WebM Patent Fight Ahead for Google?
MPEG LA says that 12 patent holders have stepped forward with patents they believe are essential to the VP8 standard. A patent pool license could be next.
In February, MPEG LA announced a call for patents essential to the VP8 video codec specification as outlined in Google’s WebM release. The press release announcing the call asked for submissions by March 18, so I thought I would check in with a spokesperson at MPEG-LA to see if there was any activity.
I learned that there had been plenty. Twelve parties have stepped forward with patents that they believe are essential to the VP8 standard, on which Google's WebM is based, though no patent pool has been formed yet and MPEG LA is not releasing the patentholders' names at this time.
I sent questions to MPEG LA via email; below are the organization's responses.
Streaming Media: Have their been any submissions relating to the VP8 call to patents that you announced in February?
MPEG LA: Yes.
What happens with these submissions? The press release talks about submitting the patents for “a determination of their essentiality by MPEG LA’s patent evaluators.” Can you explain what that is and how good a predictor this analysis is if you ever have to go to court to prove infringement?
A "determination of their essentiality by MPEG LA’s patent evaluators" means that patent experts, construing the patent claims in accordance with patent law, compare claims of the submitted patents to the VP8 Specification to determine whether one or more independent claims is essential to the VP8 Specification. Patents with a claim that is found to be essential to the VP8 Specification may be included in a VP8 patent pool license should one be formed. Patents that are determined not to be essential would not be included in a VP8 patent pool license. Independent evaluations of patent essentiality are key to MPEG LA’s pool licensing programs and have stood up well throughout its history.
Assuming that you've received a patent or patents that is/are deemed essential, what happens next?
Those patent holders found to have at least one essential patent were invited to discuss and determine the possible creation of a pool license and the terms of any such license. Thus far, 12 parties have been found to have patents essential to the VP8 standard. Generally, parties may submit patents for evaluation of essentiality to VP8 at any time during the process of facilitating a patent pool, and may continue to do so after the pool launches, assuming one is formed.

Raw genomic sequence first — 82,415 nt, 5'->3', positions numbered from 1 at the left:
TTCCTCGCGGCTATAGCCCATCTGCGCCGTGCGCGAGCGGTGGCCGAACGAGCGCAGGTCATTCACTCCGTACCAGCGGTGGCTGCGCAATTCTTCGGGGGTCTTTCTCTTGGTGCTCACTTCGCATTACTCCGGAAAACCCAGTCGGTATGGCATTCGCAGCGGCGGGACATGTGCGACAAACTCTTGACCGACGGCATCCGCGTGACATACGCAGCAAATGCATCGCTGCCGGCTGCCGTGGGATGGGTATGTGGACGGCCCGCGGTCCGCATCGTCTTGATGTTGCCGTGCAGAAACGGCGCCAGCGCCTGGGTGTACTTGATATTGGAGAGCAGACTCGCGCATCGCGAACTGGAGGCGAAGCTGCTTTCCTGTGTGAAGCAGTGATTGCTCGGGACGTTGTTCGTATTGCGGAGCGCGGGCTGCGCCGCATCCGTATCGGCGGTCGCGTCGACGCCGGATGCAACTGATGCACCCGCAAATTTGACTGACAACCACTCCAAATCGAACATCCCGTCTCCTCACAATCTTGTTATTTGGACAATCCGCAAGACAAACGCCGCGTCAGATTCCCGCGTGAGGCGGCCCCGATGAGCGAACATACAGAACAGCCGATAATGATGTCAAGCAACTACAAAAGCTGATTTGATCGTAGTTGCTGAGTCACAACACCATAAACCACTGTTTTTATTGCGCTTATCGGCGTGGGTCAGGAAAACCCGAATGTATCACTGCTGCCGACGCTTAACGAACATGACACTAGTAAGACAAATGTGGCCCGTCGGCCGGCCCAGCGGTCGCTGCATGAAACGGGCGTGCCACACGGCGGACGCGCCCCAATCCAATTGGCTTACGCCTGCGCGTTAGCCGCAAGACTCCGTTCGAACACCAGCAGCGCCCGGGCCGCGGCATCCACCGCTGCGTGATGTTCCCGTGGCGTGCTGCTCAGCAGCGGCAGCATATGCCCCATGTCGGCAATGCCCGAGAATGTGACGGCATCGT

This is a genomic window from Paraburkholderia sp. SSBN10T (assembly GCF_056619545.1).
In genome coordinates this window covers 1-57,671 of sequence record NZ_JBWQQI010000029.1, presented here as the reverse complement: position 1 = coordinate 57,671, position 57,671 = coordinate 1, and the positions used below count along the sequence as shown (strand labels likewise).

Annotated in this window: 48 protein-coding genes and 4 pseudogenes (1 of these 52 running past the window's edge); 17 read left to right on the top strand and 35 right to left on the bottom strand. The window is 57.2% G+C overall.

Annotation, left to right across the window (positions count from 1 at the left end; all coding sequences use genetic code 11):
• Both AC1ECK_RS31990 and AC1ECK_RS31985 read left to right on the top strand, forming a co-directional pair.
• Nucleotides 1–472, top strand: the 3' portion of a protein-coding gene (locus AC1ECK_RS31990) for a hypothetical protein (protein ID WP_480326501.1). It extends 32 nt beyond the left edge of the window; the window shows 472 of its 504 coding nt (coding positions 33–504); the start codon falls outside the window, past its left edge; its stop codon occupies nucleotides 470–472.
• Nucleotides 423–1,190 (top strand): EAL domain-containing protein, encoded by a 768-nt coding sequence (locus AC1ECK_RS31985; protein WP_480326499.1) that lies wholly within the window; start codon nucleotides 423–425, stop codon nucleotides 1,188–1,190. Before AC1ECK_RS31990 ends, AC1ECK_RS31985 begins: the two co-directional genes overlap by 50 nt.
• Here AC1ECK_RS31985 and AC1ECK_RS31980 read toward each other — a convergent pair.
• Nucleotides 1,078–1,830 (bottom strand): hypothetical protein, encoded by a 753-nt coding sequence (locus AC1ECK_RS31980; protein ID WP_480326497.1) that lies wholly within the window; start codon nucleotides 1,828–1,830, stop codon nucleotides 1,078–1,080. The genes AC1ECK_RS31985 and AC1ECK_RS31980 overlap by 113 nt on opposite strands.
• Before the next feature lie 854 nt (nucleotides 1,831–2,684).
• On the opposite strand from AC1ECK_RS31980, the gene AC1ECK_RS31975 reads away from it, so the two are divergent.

Once a pool license is created, it typically remains open for the inclusion of additional essential patents, and patent holders with essential patents are welcome to join the license as Licensors. MPEG LA met with VP8 essential patent holders in late June to facilitate a discussion among them whether and on what terms they may want to create a VP8 patent pool license and is continuing to facilitate that discussion.
What’s the statue of limitations (or analog) to claims like these? Is there any date where you have to either sue or get off the pot?
When a patent pool license is created, it is offered as a convenience to the market enabling users to take a license to as much essential intellectual property as possible in a single license as an alternative to negotiating separate licenses with individual patent owners. Decisions whether to bring actions for infringement of patents are made by individual patent owners.
So what's it all mean? My take is this: The bottom line is that there are some patent holders with claims that VP8 infringes upon their IP rights, but that a patent group has not been formed. I’m not privy to any discussions, but I would assume that one very salient factor regarding whether to form a group is the likelihood of prevailing against Google if a patent infringement suit was filed, and the estimated cost of that suit.
After spending $105 million to acquire the technology, it’s unlikely that Google wouldn’t fight any infringement claims, and legal fees that would seem monumental to most companies would be remote rounding errors for Google. Sometimes the 600-pound gorilla wins without a fight.
Speaking of Google, we asked if they had any comment on this story. Here's the statement we received from a Google spokesperson, a very slight variation on a statement the company first issued in March:
“MPEG LA has alluded to a VP8 pool since WebM launched—this is nothing new. The web succeeds with open, community-developed innovation, and the WebM Project brings the same principles to web video. The vast majority of the industry supports free and open development, which is why we formed the WebM CCL enabling member organizations to license patents they may have that are essential to WebM technologies to other members of the CCL. We are firmly committed to the project and establishing an open codec for HTML5 video.”
Last week, MPEG LA issued a patent pool request, which Google brushed off as "old news"
The leading video calling service chooses VP8, but will new owner Microsoft agree?
For those who forgot about WebM, you're not the only ones. Support never materialized for Google's open source format.
Google pushes WebM use, while Nokia throws up a patent infringement roadblock.